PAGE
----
What Bug Is That? The guide to Australian insect families.

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The single fine species, Carthaea saturnioides from south-western Australia (Common 1966b), is grey with a rose-flushed hind wing. When disturbed suddenly, the insect displays its eye-spots by depressing the head, protracting the fore wings, and moving the hind wings rhythmically. The handsome, orange and brown larva, with lateral eye-spots, feeds exposed in the early summer on the young foliage of Dryandra , Banksia and Grevillea (Proteaceae).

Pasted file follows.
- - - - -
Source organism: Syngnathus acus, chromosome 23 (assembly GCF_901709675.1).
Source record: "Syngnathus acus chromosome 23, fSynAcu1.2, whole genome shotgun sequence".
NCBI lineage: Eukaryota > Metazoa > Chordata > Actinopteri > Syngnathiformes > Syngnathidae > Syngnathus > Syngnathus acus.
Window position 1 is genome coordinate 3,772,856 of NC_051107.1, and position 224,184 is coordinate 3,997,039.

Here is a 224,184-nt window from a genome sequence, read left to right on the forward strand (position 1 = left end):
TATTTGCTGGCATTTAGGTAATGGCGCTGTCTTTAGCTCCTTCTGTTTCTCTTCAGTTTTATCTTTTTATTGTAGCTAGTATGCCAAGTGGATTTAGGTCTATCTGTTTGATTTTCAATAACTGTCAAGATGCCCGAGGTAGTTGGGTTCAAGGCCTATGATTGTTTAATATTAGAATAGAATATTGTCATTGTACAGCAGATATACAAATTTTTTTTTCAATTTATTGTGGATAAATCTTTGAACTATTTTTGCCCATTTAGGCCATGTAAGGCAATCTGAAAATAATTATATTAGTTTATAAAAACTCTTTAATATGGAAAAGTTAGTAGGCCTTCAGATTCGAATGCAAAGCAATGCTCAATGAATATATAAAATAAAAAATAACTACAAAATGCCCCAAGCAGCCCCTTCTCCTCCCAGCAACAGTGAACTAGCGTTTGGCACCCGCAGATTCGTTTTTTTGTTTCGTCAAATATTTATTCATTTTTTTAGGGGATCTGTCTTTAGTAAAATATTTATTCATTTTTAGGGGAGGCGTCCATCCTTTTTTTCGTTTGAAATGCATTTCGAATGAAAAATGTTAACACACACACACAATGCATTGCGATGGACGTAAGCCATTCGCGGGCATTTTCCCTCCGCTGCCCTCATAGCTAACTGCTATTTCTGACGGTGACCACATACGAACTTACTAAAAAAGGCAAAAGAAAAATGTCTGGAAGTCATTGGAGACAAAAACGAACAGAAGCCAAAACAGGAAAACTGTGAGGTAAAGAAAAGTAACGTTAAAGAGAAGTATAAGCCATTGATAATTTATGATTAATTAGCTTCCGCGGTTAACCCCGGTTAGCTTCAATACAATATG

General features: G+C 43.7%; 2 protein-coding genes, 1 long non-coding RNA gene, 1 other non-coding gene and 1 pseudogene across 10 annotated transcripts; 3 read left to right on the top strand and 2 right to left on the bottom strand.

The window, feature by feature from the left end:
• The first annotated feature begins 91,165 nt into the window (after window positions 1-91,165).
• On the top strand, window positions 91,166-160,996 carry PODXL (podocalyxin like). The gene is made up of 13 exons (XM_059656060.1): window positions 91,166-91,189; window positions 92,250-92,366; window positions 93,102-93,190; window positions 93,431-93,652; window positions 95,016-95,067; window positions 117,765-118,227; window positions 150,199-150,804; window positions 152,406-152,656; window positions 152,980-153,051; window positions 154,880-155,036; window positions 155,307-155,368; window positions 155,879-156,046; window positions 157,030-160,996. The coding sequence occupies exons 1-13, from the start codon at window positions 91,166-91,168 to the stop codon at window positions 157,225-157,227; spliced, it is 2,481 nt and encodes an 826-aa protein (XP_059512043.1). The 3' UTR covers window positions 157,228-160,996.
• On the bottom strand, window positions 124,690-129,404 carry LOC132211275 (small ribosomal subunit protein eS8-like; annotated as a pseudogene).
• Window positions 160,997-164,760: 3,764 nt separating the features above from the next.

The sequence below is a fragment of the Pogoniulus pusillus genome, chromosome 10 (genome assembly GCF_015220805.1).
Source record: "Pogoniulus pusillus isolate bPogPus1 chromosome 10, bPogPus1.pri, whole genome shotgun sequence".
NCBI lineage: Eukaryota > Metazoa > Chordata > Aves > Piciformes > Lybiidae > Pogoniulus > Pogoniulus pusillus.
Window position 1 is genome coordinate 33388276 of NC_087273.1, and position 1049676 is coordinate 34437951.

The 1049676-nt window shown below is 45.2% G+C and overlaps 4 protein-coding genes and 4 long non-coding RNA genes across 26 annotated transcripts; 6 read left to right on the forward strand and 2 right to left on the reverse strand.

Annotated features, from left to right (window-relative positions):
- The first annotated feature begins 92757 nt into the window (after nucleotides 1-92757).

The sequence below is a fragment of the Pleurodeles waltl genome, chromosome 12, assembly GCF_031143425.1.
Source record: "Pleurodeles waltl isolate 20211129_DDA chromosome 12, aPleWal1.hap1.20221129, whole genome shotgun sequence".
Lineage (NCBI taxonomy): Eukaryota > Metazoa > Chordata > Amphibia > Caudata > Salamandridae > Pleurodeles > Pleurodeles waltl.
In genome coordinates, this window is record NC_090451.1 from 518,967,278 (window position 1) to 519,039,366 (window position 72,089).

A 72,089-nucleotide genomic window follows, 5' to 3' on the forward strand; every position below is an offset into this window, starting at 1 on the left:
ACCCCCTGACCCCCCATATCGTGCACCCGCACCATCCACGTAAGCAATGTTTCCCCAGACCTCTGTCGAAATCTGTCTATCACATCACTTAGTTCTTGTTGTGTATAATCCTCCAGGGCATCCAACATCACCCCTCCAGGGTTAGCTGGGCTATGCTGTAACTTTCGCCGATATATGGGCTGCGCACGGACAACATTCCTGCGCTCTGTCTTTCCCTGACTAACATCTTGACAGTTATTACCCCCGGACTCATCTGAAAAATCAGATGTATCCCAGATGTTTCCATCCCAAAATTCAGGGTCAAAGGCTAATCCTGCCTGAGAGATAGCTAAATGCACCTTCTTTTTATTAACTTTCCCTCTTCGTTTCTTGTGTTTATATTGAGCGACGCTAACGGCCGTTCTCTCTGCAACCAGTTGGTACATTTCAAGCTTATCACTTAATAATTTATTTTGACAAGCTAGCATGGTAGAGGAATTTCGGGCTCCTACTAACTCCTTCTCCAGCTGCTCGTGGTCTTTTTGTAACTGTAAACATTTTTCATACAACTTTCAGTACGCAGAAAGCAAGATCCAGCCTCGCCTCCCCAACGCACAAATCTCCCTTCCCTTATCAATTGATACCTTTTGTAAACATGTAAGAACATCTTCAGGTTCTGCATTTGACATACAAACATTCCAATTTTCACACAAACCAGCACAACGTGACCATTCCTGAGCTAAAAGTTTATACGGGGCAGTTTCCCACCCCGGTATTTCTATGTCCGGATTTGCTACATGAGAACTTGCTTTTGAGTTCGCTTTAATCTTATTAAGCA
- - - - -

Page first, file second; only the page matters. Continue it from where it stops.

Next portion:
Antennae bipectinate to apex in male, dentate in female, flagellum scaled; proboscis strong; maxillary palps 3-segmented; labial palps strong, ascending; epiphysis present; tibial spurs 0-2-4, apices bare; fore wing with retinaculum in male, R 2 and R 3 stalked, M 2 arising about equidistant between M 1 and M 3 , CuP absent; hind wing with frenulum strong in male, about 10 short bristles in female, Sc approaching Rs before one-half of discal cell where R 1 joins Rs and Sc, M 2 as in fore wing, CuP absent, 1A and 3A present, 2A vestigial. Larva in early instars with scoli and dorsal horn on abdominal segment 8, mature larva with minute secondary setae and with slight hump on segment 8, and prolegs massive, crochets biordinal, simple. Pupa with cremaster bearing a group of hooked setae; in flimsy cocoon on ground.